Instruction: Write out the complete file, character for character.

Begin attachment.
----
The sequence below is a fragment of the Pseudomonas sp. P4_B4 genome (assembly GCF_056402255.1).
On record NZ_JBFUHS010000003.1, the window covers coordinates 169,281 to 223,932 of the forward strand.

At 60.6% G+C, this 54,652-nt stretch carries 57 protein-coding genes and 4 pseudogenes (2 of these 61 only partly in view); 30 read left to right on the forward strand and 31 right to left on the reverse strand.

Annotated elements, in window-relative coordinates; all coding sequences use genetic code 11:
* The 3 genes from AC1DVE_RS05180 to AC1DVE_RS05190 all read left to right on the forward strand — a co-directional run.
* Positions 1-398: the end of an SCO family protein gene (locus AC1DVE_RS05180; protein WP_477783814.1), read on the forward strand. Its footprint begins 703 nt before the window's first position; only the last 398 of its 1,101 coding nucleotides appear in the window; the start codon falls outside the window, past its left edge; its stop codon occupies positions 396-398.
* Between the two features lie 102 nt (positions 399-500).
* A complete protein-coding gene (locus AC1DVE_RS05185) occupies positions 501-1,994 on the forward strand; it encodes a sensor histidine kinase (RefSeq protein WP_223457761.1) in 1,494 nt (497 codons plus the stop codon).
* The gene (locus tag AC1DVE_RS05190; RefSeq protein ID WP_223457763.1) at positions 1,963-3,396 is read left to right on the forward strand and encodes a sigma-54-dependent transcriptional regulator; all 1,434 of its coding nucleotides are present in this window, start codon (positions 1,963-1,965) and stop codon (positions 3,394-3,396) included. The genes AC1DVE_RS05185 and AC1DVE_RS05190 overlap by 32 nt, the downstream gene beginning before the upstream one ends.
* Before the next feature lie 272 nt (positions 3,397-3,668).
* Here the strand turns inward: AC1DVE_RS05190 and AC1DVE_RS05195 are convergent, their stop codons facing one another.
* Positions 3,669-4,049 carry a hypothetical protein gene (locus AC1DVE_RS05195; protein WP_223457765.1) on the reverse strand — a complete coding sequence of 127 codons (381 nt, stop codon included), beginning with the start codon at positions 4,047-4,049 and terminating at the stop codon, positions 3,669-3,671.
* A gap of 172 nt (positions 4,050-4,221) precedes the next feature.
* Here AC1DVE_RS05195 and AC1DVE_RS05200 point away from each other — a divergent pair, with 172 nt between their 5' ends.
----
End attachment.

The sequence below is a fragment of the Pseudomonas sp. P4_B4 genome (assembly GCF_056402255.1).
On record NZ_JBFUHS010000003.1, the window covers coordinates 169,281 to 223,932 of the forward strand.

At 60.6% G+C, this 54,652-nt stretch carries 57 protein-coding genes and 4 pseudogenes (2 of these 61 only partly in view); 30 read left to right on the forward strand and 31 right to left on the reverse strand.

Annotated elements, in window-relative coordinates; all coding sequences use genetic code 11:
* The 3 genes from AC1DVE_RS05180 to AC1DVE_RS05190 all read left to right on the forward strand — a co-directional run.
* Positions 1-398: the end of an SCO family protein gene (locus AC1DVE_RS05180; protein WP_477783814.1), read on the forward strand. Its footprint begins 703 nt before the window's first position; only the last 398 of its 1,101 coding nucleotides appear in the window; the start codon falls outside the window, past its left edge; its stop codon occupies positions 396-398.
* Between the two features lie 102 nt (positions 399-500).
* A complete protein-coding gene (locus AC1DVE_RS05185) occupies positions 501-1,994 on the forward strand; it encodes a sensor histidine kinase (RefSeq protein WP_223457761.1) in 1,494 nt (497 codons plus the stop codon).
* The gene (locus tag AC1DVE_RS05190; RefSeq protein ID WP_223457763.1) at positions 1,963-3,396 is read left to right on the forward strand and encodes a sigma-54-dependent transcriptional regulator; all 1,434 of its coding nucleotides are present in this window, start codon (positions 1,963-1,965) and stop codon (positions 3,394-3,396) included. The genes AC1DVE_RS05185 and AC1DVE_RS05190 overlap by 32 nt, the downstream gene beginning before the upstream one ends.
* Before the next feature lie 272 nt (positions 3,397-3,668).
* Here the strand turns inward: AC1DVE_RS05190 and AC1DVE_RS05195 are convergent, their stop codons facing one another.
* Positions 3,669-4,049 carry a hypothetical protein gene (locus AC1DVE_RS05195; protein WP_223457765.1) on the reverse strand — a complete coding sequence of 127 codons (381 nt, stop codon included), beginning with the start codon at positions 4,047-4,049 and terminating at the stop codon, positions 3,669-3,671.
* A gap of 172 nt (positions 4,050-4,221) precedes the next feature.
* Here AC1DVE_RS05195 and AC1DVE_RS05200 point away from each other — a divergent pair, with 172 nt between their 5' ends.